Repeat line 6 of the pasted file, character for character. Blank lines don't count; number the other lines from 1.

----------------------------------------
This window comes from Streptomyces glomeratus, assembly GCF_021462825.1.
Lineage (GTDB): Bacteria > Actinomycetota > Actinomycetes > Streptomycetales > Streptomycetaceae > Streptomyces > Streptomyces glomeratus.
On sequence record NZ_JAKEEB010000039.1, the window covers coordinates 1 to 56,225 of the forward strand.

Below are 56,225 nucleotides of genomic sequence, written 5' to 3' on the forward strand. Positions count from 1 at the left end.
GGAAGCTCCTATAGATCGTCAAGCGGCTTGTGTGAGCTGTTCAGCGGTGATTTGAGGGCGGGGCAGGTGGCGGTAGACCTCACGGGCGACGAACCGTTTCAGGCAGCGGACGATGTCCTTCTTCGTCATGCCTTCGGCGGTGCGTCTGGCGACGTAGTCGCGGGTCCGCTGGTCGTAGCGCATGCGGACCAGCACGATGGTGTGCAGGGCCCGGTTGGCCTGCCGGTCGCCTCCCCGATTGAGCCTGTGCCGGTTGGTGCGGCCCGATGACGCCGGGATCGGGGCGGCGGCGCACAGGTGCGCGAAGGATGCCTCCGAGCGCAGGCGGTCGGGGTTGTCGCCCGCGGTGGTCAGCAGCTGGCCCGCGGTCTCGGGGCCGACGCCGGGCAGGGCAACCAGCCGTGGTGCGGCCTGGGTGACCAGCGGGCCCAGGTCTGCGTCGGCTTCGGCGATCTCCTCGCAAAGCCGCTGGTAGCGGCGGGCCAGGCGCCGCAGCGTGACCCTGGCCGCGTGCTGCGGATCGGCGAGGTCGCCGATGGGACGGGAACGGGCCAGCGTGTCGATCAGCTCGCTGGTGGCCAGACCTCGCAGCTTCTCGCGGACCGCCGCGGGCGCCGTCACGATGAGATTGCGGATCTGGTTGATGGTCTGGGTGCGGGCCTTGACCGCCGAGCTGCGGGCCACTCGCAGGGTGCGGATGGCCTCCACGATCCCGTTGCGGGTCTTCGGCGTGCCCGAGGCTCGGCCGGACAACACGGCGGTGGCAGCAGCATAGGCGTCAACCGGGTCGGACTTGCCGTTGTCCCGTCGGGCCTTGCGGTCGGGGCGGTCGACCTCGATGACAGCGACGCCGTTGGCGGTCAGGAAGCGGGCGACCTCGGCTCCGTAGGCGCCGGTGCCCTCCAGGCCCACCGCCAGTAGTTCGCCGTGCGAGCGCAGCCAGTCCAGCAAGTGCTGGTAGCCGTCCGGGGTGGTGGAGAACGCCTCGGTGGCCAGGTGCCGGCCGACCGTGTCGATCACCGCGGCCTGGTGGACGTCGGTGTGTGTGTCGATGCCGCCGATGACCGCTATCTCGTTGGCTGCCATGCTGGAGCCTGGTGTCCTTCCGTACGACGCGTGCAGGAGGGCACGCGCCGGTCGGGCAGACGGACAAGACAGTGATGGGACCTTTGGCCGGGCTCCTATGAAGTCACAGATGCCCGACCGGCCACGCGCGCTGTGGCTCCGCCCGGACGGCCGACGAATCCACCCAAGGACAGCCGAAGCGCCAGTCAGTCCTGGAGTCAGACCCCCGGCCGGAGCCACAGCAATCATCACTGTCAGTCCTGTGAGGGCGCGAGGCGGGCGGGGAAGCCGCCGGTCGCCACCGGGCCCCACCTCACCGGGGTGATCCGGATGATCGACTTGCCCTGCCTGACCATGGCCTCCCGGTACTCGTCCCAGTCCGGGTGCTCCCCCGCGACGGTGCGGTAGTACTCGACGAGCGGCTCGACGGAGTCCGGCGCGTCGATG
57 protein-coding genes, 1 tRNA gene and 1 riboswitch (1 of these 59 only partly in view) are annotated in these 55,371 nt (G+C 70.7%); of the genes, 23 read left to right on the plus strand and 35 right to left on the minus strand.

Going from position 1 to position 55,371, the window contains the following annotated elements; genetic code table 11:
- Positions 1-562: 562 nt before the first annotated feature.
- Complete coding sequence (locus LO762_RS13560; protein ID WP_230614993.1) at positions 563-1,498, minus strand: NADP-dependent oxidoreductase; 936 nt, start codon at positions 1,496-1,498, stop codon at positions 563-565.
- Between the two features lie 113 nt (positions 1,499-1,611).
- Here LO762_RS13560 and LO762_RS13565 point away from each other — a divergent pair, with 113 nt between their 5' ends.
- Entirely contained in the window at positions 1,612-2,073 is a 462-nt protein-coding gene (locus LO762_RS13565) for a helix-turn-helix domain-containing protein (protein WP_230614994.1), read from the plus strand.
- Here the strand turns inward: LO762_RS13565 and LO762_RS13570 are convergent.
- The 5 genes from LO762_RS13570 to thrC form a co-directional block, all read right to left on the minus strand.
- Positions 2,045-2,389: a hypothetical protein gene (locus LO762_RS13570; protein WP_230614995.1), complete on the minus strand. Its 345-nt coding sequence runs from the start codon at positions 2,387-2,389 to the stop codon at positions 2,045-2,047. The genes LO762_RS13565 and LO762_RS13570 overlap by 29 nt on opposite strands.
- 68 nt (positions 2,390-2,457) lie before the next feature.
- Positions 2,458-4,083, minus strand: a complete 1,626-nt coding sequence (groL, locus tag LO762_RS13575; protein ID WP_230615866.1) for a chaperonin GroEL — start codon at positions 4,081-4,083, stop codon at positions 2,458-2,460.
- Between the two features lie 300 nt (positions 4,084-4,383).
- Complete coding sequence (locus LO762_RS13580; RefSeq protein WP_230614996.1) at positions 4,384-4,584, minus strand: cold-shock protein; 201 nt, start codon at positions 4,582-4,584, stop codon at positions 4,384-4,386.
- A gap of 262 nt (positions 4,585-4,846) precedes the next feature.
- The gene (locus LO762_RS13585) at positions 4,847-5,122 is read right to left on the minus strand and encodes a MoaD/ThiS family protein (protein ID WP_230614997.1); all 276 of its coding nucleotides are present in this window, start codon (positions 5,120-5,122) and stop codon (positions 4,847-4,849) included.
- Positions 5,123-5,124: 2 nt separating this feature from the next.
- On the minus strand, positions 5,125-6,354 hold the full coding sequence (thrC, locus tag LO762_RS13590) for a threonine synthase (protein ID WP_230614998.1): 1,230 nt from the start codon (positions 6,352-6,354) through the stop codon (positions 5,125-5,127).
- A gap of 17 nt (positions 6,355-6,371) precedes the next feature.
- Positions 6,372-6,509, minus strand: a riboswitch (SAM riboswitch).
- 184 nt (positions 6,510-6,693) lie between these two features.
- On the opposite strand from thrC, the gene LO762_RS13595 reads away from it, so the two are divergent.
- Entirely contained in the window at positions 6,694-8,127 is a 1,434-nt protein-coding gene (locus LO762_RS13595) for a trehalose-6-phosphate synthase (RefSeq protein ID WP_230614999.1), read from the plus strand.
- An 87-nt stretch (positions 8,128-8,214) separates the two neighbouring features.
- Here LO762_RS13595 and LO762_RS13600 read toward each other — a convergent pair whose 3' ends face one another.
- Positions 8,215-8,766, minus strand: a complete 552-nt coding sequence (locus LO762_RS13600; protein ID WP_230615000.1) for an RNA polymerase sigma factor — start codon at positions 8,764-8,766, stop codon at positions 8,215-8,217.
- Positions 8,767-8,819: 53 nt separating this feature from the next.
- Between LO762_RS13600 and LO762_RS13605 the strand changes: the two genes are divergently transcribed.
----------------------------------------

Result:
57 protein-coding genes, 1 tRNA gene and 1 riboswitch (1 of these 59 only partly in view) are annotated in these 55,371 nt (G+C 70.7%); of the genes, 23 read left to right on the plus strand and 35 right to left on the minus strand.